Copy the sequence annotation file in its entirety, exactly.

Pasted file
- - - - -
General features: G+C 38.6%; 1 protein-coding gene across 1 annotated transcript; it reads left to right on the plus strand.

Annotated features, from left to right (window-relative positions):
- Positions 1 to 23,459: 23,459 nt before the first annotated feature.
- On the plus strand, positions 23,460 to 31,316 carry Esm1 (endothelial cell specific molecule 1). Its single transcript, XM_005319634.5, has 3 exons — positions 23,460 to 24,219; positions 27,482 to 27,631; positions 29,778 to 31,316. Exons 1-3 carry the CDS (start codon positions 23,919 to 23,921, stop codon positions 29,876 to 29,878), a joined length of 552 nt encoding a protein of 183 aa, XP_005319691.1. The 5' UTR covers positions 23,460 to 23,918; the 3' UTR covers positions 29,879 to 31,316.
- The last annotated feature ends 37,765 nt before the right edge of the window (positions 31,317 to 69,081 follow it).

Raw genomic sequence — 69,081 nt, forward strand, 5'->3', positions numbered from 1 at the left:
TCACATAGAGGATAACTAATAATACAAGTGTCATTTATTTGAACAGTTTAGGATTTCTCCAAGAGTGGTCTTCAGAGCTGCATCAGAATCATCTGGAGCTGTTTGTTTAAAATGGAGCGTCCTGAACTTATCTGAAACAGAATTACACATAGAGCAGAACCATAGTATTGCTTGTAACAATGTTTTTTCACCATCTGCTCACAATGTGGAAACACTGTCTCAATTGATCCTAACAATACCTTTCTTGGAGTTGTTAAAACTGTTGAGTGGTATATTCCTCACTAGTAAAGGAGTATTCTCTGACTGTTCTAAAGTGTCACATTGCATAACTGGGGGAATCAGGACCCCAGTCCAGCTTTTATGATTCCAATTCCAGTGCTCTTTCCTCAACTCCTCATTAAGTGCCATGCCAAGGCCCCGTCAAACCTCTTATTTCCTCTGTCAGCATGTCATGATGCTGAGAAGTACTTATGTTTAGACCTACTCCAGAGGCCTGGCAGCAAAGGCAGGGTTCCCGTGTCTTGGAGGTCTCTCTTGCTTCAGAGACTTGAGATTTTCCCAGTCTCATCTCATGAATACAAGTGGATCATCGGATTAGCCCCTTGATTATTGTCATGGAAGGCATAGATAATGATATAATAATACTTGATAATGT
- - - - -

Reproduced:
General features: G+C 38.6%; 1 protein-coding gene across 1 annotated transcript; it reads left to right on the plus strand.

Annotated features, from left to right (window-relative positions):
- Positions 1 to 23,459: 23,459 nt before the first annotated feature.
- On the plus strand, positions 23,460 to 31,316 carry Esm1 (endothelial cell specific molecule 1). Its single transcript, XM_005319634.5, has 3 exons — positions 23,460 to 24,219; positions 27,482 to 27,631; positions 29,778 to 31,316. Exons 1-3 carry the CDS (start codon positions 23,919 to 23,921, stop codon positions 29,876 to 29,878), a joined length of 552 nt encoding a protein of 183 aa, XP_005319691.1. The 5' UTR covers positions 23,460 to 23,918; the 3' UTR covers positions 29,879 to 31,316.
- The last annotated feature ends 37,765 nt before the right edge of the window (positions 31,317 to 69,081 follow it).

Raw genomic sequence — 69,081 nt, forward strand, 5'->3', positions numbered from 1 at the left:
TCACATAGAGGATAACTAATAATACAAGTGTCATTTATTTGAACAGTTTAGGATTTCTCCAAGAGTGGTCTTCAGAGCTGCATCAGAATCATCTGGAGCTGTTTGTTTAAAATGGAGCGTCCTGAACTTATCTGAAACAGAATTACACATAGAGCAGAACCATAGTATTGCTTGTAACAATGTTTTTTCACCATCTGCTCACAATGTGGAAACACTGTCTCAATTGATCCTAACAATACCTTTCTTGGAGTTGTTAAAACTGTTGAGTGGTATATTCCTCACTAGTAAAGGAGTATTCTCTGACTGTTCTAAAGTGTCACATTGCATAACTGGGGGAATCAGGACCCCAGTCCAGCTTTTATGATTCCAATTCCAGTGCTCTTTCCTCAACTCCTCATTAAGTGCCATGCCAAGGCCCCGTCAAACCTCTTATTTCCTCTGTCAGCATGTCATGATGCTGAGAAGTACTTATGTTTAGACCTACTCCAGAGGCCTGGCAGCAAAGGCAGGGTTCCCGTGTCTTGGAGGTCTCTCTTGCTTCAGAGACTTGAGATTTTCCCAGTCTCATCTCATGAATACAAGTGGATCATCGGATTAGCCCCTTGATTATTGTCATGGAAGGCATAGATAATGATATAATAATACTTGATAATGT